Talking money with your Gen Z kids


(NC) As a parent, you can help set your child on the right financial path with the knowledge they need to make well-informed financial decisions. Having these kinds of conversations is especially important right now, when the pandemic is showcasing the importance of saving and budgeting in real time.

Here are some tips to start a dialogue and keep the conversation going:

  1. Understand your influence. Generation Z has never known a time when they couldn’t simply jump online and instantly find the answer to any question. As such, they’re very open to learning on their own. But they also place considerable value on expert guidance and personalized help. This is especially the case when it comes to financial education, and parents are one of the first places Gen Z’ers turn to for financial advice. This means they’ll take what you say to heart, and may even ask questions about your own money choices. Be prepared and ready to talk about your own experiences and mistakes.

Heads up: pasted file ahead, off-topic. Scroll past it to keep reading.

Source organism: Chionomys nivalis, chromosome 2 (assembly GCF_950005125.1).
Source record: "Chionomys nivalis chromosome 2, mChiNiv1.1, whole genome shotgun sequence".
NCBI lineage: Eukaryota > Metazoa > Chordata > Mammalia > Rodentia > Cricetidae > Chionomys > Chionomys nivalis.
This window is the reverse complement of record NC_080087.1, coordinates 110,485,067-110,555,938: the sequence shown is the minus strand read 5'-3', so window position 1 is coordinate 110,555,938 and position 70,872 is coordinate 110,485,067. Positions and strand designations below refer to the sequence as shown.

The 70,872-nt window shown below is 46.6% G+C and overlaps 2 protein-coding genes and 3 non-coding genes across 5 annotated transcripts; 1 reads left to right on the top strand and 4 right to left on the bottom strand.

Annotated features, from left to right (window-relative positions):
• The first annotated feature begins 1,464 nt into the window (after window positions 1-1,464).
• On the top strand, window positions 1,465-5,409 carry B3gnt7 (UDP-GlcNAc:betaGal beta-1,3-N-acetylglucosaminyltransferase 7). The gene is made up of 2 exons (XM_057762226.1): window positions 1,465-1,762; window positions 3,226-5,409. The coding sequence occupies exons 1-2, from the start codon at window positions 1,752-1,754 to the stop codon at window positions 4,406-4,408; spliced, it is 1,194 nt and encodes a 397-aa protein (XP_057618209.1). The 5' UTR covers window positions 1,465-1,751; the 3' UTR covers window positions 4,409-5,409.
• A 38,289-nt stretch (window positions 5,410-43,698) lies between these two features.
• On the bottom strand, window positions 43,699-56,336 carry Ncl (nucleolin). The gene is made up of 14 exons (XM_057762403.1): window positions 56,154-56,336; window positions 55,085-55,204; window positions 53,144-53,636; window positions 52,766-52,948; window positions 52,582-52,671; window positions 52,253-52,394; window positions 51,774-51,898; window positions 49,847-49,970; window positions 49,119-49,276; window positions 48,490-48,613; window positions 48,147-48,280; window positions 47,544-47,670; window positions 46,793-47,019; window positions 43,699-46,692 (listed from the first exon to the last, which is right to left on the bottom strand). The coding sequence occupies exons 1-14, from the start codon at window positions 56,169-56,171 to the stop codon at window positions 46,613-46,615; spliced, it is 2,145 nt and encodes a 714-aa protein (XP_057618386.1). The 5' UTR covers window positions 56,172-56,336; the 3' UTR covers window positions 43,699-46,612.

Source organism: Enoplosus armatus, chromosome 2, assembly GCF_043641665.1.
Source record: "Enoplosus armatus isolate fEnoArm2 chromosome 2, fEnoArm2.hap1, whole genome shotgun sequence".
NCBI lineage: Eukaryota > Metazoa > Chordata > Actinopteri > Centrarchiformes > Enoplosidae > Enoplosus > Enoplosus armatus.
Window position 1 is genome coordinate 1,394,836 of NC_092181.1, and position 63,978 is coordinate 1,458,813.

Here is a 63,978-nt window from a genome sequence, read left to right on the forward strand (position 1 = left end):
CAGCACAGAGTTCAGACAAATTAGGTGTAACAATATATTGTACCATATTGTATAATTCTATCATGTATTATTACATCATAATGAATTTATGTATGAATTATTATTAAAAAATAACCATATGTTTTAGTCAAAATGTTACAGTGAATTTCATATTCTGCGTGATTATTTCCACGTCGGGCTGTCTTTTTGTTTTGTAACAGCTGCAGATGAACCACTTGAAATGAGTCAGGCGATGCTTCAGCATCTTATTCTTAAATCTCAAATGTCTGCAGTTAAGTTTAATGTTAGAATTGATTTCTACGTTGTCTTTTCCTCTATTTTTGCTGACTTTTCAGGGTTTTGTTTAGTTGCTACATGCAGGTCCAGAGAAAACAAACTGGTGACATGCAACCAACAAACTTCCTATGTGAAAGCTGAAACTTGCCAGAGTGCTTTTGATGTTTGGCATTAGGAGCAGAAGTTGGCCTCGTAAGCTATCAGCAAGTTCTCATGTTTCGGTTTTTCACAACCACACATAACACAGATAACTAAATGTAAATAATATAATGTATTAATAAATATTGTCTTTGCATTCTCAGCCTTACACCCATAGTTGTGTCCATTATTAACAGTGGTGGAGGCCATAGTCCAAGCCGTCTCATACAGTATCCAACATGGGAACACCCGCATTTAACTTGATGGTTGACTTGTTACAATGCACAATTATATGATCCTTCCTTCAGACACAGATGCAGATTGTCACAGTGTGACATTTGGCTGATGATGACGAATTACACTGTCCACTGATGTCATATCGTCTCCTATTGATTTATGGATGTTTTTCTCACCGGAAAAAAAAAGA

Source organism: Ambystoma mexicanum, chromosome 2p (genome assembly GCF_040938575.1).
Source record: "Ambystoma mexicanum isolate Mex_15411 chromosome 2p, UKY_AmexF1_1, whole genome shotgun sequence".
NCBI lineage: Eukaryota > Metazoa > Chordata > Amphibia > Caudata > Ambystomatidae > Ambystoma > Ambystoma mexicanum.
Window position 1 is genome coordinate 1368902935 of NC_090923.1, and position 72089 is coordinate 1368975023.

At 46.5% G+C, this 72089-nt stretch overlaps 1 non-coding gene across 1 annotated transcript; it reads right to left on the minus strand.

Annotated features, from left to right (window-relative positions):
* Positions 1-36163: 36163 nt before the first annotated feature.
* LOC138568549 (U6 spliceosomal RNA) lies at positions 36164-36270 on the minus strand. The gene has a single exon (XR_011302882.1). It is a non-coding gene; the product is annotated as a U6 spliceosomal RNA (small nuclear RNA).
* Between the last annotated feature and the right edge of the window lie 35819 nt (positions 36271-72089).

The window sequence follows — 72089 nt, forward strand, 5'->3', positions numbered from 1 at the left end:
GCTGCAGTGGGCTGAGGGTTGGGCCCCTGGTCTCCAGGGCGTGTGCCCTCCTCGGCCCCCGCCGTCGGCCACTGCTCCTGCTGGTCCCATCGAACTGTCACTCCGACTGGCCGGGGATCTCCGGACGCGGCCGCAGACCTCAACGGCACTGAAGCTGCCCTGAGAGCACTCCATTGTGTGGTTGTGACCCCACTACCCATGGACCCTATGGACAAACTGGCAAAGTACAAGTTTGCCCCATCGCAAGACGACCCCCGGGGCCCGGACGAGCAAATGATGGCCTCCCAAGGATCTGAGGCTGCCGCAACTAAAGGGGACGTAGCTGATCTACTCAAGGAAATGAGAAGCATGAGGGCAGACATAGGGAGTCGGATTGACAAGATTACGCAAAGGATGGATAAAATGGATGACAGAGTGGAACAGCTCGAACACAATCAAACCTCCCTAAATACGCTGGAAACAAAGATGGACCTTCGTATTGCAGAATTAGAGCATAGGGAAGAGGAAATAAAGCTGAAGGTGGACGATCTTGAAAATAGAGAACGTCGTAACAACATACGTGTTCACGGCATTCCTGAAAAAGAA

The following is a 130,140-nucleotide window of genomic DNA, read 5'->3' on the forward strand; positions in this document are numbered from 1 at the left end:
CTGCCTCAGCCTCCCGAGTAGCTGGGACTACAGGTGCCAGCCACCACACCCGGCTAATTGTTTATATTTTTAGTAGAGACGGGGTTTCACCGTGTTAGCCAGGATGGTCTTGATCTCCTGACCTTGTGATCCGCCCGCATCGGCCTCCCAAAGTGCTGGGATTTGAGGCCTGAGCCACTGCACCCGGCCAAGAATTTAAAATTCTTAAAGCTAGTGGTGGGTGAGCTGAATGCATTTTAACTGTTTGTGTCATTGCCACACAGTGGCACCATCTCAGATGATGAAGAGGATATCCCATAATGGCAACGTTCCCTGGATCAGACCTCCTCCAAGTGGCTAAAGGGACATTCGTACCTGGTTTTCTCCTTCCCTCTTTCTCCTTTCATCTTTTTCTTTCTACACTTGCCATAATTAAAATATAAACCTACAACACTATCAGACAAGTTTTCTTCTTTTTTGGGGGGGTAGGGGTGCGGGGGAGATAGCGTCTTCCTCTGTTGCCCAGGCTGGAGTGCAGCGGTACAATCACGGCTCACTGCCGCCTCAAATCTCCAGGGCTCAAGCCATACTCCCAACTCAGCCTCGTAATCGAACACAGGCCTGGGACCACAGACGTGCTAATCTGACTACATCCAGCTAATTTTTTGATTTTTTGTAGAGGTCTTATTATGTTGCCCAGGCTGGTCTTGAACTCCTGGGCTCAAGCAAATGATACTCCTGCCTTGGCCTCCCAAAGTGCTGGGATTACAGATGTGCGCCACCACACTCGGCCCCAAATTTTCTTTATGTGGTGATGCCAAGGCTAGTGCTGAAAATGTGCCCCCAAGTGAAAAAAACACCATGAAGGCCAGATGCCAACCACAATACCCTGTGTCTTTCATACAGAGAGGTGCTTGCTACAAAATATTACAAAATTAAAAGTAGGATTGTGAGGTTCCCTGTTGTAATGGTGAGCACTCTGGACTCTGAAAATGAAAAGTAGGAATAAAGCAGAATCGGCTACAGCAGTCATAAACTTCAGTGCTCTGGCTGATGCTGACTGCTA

2. Focus on goals, not figures. While being open and honest is essential, it’s important to not let your kids feel stressed about money at a young age and develop negative associations with it. Talking about specific dollar amounts in the family budget might lead to this, so concentrate your discussions on goals and values, like the importance of setting and maintaining a budget, saving for a rainy day or their education, and paying down debt. You can use examples within family life, like how you may give up a night at the movies to help fund a weekend vacation.
  3. Emphasize lifelong learning. “To achieve long-term financial success, increasing your personal financial knowledge is key so that you can better manage your own affairs,” explains Melonie Dixon, vice president of deposits ay Oaken Financial. “At Oaken Financial, we’re committed to helping Canadians improve their financial literacy and have experts who are always there to help.”